Submitted by Tanvir Alim ( Moderator of BoB )
Edited by Ashok DEB
2nd July, 2009
Today James P Grant School of Public Health (JPGSPH) of Brac University arranged a group discussion on Section 377 A BPC among prominent Bangladeshi LGBTI NGOs.The day itself is quite eventful as the Delhi High Court of neighbouring state India set a landmark judgement by decriminalizing Homosexuality. This has raised some obvious hopes among the LGBTI defenders of our nation to seek out possible avenues for a repeal of a similar Sodomy Law in Bangladesh. Todays meeting had specific proposals and agendas to build up co-ordination and solidiarity between the groups representing diverse homosexual communities in the country.
But the purview of Section 377 A has a wider scope other than homosexuality. This Sodomy Law of Section 377 A proves to be the only deterrent in absence of any specific legalization against male rape, molestations or child abuse. Prominent Bangladeshi NGOs like Bandhu (BSWS) believes that repealing of Section 377 A will not end the violations against the sexual minorities. Infact the defunct Section 377 A is regularly utilised by the law enforcers and police to harass, torment and illegally detain the MSM and Hizrah community members.Thus educating the sexual minorities about their legal rights, creating awareness among the law enforcing authorities and the judiciary could mitigate the present ongoing persecution against these exposed communities.
At the seminar it was universally decided upon that definate legal action planfor a repeal of 377A should be taken in such a way that does not adversely impact or destroy any homosexual communities. Thus maintaining the coalition of LGBTI welfare NGOS is of utmost importance and priority. It was also marked that creating media awareness about the existence of the Homosexual communities is more important at this stage compared to the challenging of Section 377 A. Generally Bangladeshi sexual minorities remain highly closetted to avoid societal discmination or ridiculing. This invisibility has proved to be a major obstacle towards launching any viable rights movement for the sexual minorities. The very lack of visibility is comfortably certified by the Bangladeshi Government as ” Sexual Identity is not at all an issue in our country” (UNHCR June 2009).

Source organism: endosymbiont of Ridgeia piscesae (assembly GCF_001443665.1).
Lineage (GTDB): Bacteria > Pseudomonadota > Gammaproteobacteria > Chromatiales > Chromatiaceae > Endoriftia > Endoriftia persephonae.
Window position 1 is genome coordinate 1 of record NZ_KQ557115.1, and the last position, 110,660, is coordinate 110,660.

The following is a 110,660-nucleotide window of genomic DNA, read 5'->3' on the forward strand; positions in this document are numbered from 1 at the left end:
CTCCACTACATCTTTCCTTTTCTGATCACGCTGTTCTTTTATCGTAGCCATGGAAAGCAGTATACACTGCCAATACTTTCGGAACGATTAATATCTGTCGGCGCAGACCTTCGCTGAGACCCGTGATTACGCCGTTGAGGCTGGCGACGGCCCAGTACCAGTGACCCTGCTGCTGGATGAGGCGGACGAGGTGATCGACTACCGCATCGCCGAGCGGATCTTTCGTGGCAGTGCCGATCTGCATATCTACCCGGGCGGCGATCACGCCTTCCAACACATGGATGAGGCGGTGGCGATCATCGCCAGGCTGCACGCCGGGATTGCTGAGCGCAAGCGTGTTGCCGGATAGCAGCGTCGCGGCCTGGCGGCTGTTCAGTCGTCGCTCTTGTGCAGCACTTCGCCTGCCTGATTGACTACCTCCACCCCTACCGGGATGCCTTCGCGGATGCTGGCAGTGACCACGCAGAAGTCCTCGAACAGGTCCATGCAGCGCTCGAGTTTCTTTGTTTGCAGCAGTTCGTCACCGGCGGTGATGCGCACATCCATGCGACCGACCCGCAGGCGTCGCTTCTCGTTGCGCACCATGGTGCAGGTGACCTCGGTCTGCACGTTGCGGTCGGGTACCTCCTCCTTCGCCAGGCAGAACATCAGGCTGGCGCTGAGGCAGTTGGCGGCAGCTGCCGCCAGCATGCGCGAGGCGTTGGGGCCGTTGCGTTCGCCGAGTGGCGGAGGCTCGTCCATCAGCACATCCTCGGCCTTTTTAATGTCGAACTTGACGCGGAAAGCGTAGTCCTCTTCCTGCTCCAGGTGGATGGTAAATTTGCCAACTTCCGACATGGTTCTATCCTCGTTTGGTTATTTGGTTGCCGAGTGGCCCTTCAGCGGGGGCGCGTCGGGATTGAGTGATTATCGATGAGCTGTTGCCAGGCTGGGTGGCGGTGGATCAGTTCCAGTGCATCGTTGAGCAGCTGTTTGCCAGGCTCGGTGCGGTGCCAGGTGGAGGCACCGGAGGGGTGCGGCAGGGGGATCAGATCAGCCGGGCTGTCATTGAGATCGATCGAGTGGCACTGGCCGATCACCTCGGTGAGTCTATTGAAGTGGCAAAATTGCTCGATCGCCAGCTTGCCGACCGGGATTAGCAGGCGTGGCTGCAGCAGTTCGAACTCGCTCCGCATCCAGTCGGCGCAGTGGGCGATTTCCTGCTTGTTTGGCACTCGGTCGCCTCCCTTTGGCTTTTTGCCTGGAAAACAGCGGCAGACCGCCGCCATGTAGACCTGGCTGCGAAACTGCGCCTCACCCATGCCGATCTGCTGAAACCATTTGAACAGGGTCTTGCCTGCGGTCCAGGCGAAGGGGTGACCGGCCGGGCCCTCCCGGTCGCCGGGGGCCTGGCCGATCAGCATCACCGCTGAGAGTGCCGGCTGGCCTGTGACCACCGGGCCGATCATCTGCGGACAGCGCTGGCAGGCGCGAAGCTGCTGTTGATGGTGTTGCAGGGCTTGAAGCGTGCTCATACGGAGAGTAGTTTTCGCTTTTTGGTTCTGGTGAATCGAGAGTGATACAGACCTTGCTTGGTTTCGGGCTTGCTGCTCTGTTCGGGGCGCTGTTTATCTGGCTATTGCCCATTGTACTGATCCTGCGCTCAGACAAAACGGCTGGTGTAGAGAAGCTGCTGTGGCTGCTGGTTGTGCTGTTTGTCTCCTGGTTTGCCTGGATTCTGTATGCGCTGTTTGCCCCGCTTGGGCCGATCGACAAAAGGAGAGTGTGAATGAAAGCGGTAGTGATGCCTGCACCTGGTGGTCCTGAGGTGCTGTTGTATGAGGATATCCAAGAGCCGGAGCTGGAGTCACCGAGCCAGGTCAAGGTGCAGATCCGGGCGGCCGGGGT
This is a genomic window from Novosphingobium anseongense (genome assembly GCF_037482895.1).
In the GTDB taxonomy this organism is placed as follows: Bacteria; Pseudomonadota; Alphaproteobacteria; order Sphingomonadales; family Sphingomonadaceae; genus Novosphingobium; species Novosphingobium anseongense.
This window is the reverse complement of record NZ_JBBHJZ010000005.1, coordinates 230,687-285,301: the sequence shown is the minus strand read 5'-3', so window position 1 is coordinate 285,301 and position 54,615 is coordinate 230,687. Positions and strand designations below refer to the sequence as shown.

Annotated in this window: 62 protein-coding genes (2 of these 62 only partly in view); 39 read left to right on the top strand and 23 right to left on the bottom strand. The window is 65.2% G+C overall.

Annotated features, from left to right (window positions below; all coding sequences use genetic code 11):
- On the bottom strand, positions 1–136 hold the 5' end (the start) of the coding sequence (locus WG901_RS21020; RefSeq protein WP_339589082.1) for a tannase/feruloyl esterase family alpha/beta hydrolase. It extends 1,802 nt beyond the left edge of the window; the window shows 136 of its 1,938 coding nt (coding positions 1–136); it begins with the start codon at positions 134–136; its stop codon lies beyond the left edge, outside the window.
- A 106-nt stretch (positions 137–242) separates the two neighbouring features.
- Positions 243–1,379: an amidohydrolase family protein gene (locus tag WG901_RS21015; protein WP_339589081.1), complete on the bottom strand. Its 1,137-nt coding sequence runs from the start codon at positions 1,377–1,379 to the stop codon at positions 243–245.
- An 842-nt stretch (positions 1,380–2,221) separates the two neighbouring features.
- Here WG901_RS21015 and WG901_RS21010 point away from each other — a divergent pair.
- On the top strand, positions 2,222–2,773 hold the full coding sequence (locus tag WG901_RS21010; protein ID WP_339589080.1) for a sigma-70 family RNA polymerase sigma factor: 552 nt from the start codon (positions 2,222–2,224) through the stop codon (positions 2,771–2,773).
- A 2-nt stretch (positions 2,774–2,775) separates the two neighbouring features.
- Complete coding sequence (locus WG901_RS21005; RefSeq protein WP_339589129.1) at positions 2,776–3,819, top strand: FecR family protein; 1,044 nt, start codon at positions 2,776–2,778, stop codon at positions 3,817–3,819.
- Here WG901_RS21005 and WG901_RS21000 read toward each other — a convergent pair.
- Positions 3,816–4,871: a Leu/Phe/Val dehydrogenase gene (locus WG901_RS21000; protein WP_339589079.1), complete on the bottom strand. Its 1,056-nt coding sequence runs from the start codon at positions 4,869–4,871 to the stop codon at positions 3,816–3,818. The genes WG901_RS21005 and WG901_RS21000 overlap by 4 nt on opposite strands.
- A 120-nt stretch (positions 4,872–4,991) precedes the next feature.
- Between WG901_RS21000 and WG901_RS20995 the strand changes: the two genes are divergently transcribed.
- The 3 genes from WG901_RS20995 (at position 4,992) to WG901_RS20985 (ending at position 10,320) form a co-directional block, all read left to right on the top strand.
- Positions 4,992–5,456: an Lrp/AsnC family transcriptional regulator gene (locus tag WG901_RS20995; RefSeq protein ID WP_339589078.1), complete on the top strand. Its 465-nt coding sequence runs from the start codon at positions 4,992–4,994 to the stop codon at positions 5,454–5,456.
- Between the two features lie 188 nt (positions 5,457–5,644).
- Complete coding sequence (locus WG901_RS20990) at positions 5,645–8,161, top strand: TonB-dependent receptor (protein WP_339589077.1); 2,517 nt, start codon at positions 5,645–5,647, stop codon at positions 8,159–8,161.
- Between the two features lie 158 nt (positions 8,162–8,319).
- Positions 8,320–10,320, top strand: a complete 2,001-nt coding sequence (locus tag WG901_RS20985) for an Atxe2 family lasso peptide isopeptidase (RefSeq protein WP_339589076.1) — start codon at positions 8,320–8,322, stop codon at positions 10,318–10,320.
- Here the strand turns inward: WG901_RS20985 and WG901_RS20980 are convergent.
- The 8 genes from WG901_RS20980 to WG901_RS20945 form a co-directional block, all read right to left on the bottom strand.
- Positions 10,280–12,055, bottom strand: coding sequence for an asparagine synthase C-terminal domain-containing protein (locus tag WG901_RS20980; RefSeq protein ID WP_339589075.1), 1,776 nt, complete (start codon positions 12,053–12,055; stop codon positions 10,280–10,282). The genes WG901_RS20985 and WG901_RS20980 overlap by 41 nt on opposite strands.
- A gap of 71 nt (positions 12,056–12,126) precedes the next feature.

Unlike India where the similar Sodomy Law was widely utilised by the Government to harass and convict AIDS prevention activists, the Section 377 A BPC is virtually defunct in Bangladesh. Infact Bangladesh has a very progressive AIDS and STD prevention policy and its advisory board even includes prominent social workers like Saleh Ahmed (Bandhu). Section 377 A BPC has never been utilised to hamper any activities directed towards prevention of communicable diseases among the Homosexuals. Infact in 40 years of history of the nation there exists only a single case of conviction under 377 A exists (refer Ain O Salish Kendra report 2009).So at this moment sensitization against the defunct 377 A might backfire and we may wake up a sleeping giant.
One of the major recommendations from the discussion was to make combined efforts for media sensitization at local level as well as in the decision-making level. In the summary it was proposed that NGOs should more actively engage in conducting workshops on gender training , where sexuality should be included.This could prove to be an active measure to promote an awareness that Homosexuality is not perverse or unhealthy, but a natural human tendency as endorsed by the modern medical findings.